I’ve been planning to quit drinking and continue going to the pub to be with my friends, without drinking. Well, that could work, but first I have to quit drinking and that’s proving to be more difficult that I thought, especially during the Xmas season. No surprise there, I can hear y’all squawk. While the obsession to drink is gone, the habit is still very much alive. I’ve been drinking every night since I was 19 years old. That’s almost 40 years! If I stay at home—alone—which I don’t enjoy, I am quite easily able to limit the number of drinks that I have. It’s when I go to the pub that I get into trouble. So, I guess I just need to bite the bullet and stay home every night, until I’ve broken the daily habit. Then I can see what happens when I go to the pub and plan not to drink.
Seriously, all of this is the greatest challenge that I’ve ever faced in my entire life. If I could go to rehab, I most certainly would (here’s why) In fact, a dear friend (and drinking buddy) is heading to rehab sometime in the next week. His family are very well off and want to pay whatever it costs to get my friend clean and sober. He called to ask me if I thought he should go! I couldn’t have encouraged him more. In fact he said it was my description of the value of rehab that made him willing! He’s crediting me—his fellow drunk!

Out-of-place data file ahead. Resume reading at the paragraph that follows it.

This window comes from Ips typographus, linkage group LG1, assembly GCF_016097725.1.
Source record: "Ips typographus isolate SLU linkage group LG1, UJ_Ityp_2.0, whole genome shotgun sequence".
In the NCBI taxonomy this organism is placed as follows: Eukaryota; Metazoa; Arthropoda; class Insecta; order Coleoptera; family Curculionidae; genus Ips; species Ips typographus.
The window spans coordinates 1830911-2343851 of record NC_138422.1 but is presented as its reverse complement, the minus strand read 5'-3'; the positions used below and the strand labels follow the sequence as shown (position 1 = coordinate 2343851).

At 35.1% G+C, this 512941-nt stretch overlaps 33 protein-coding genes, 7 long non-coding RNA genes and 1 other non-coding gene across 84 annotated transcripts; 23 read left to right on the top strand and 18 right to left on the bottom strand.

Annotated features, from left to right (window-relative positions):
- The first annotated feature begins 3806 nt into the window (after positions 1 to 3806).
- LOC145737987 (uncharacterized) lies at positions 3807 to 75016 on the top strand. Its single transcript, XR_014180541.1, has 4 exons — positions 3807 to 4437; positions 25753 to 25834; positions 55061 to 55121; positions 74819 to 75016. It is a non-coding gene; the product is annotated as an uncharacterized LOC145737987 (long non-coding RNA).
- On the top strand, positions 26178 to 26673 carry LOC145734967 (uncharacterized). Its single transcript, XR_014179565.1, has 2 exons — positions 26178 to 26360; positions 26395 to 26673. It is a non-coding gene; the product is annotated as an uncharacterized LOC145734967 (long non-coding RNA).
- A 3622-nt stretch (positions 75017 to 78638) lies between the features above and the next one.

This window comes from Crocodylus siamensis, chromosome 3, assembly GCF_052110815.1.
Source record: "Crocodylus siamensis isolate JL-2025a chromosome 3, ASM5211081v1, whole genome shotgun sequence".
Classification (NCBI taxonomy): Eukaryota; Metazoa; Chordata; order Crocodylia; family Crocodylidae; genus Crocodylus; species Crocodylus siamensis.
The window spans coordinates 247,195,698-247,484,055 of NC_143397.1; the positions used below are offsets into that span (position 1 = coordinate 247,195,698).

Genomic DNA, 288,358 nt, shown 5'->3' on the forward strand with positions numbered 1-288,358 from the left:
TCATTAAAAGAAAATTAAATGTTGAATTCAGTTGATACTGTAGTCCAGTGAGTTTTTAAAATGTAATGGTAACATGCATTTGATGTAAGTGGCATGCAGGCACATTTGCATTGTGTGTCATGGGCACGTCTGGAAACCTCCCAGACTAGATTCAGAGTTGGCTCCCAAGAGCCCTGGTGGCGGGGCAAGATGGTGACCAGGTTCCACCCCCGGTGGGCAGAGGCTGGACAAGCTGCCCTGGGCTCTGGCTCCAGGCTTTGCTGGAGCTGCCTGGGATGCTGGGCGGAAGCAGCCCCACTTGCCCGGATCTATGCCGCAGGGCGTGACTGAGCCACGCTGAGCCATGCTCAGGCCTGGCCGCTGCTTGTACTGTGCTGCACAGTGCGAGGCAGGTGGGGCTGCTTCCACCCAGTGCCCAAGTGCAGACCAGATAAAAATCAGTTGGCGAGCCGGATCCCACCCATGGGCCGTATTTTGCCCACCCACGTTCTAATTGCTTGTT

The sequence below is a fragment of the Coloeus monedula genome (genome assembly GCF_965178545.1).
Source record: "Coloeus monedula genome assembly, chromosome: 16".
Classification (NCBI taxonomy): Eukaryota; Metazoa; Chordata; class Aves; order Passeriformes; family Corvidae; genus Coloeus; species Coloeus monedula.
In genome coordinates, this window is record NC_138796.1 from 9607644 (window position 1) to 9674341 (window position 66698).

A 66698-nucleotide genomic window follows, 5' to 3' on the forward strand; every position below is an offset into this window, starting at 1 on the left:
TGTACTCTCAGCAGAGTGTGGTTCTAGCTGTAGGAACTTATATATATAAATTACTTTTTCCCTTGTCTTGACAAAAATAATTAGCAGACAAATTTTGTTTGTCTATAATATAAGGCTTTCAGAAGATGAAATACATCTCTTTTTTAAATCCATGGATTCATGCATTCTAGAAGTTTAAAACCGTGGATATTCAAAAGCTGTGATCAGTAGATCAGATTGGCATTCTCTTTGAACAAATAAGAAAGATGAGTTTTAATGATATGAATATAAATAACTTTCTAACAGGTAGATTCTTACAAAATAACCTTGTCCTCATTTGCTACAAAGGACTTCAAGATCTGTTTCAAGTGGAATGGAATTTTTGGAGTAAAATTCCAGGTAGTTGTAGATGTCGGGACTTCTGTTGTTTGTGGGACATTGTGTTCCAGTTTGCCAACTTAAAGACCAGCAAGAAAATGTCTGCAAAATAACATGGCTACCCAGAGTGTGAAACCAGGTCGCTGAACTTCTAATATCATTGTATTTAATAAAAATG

My friend is the second person I have encouraged and helped to get sober. Meanwhile, Nelson continues getting wasted. Well, I think my current plan is realistic; stay home, get sober, then try to go to the pub without drinking. I’m hoping that my experience being sober might encourage my other friends to try the same. That’s the pivotal element of A.A.’s success: get sober, help others to get sober. That’s Step 12, and is the most critical factor, in the A.A. way, to ensure and assure ones long-term sobriety.
That’s what I’m going to do.